BEIJING – The Chinese government accused Hong Kong protesters on Tuesday of trying to overthrow the special administrative region’s government to take control of the city and turn it into an “independent entity” and “work against” Beijing.
“They want to cause instability in the special administrative region’s government and take away the rights of the Hong Kong government, and turn Hong Kong into an independent or half-independent political entity,” said Yang Guang, spokesperson for mainland China’s Hong Kong and Macau Affairs Office.
“They want to exercise whole authority through the Hong Kong region and work against the government of China. It’s the right moment to defend the ‘two countries, one system’ (policy) and to uphold peace and stability in Hong Kong,” Yang said, adding that the protests were, “political intimidation and hijacking.”
He reiterated his support for Hong Kong’s leader Carrie Lam and the police, and said that the “Hong Kong situation is still complex. Violent actions haven’t been put under complete control.”
The spokesperson praised Chinese living abroad and showing patriotism – there have protests on the matter in countries such as Australia and Canada – and urged the people of Hong Kong to “adopt the right stance on the right or wrong of the Hong Kong issue.”
“There’s no middle way. To love Hong Kong we need to uphold the ‘two countries, one system’ (policy) categorically,” Yang said.
He added that Hong Kongers should bring “criminals” to justice.
“In particular, those who are in the core of criminal group, the planners or leaders… All of us must act right now. No one will escape the sword of the law,” he said.
“China’s institutions stationed in Hong Kong… all represent the dignity of the sovereignty of the central government. This should not be challenged in any way,” he warned.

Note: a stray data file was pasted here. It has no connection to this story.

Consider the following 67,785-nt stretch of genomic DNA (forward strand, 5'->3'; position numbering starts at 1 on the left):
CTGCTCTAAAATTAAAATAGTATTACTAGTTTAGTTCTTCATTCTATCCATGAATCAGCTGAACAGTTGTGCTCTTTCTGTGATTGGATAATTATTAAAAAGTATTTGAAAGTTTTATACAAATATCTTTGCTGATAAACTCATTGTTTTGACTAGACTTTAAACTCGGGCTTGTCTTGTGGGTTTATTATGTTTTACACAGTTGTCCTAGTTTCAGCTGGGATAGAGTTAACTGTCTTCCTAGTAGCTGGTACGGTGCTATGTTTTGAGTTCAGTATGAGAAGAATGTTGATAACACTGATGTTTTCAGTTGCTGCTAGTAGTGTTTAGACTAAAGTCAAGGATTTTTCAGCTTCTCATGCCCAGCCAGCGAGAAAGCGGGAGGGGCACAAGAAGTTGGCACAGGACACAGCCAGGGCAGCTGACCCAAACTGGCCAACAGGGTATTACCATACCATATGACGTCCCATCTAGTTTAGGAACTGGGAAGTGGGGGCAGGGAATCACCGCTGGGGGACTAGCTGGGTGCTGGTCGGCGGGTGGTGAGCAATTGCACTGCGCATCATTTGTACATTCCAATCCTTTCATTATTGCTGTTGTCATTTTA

Xu Luying, another spokesperson for China’s Hong Kong and Macau Affairs Office, said that the “central government supports the chief executive and the government to use all means to put an end to violence.”
When asked about the allegations of the authorities that the Hong Kong protests are a “color revolution” instigated by foreign forces, Yang said that it was “becoming more and more obvious. Some rioters have been chanting slogans for Hong Kong independence... calling for alliance with the US and UK.”
The demonstrations began in March in opposition to a contentious extradition bill, which according to lawyers and activists, could have enabled suspects to be extradited from Hong Kong to mainland China to face trial under Beijing’s judicial system.
The demonstrations have resulted in the mobilization of hundreds of thousands of people since June, and have been accompanied by police repression in order to thwart attempts to disrupt the normal course of the city with strikes and occupation of its public spaces.
Though the proposed law was declared “dead” by Lam in early July, the anti-extradition bill campaign has morphed into a broader movement seeking to reverse a general decline in freedoms and investigate alleged police brutality, violations of law and oppose Chinese authoritarianism.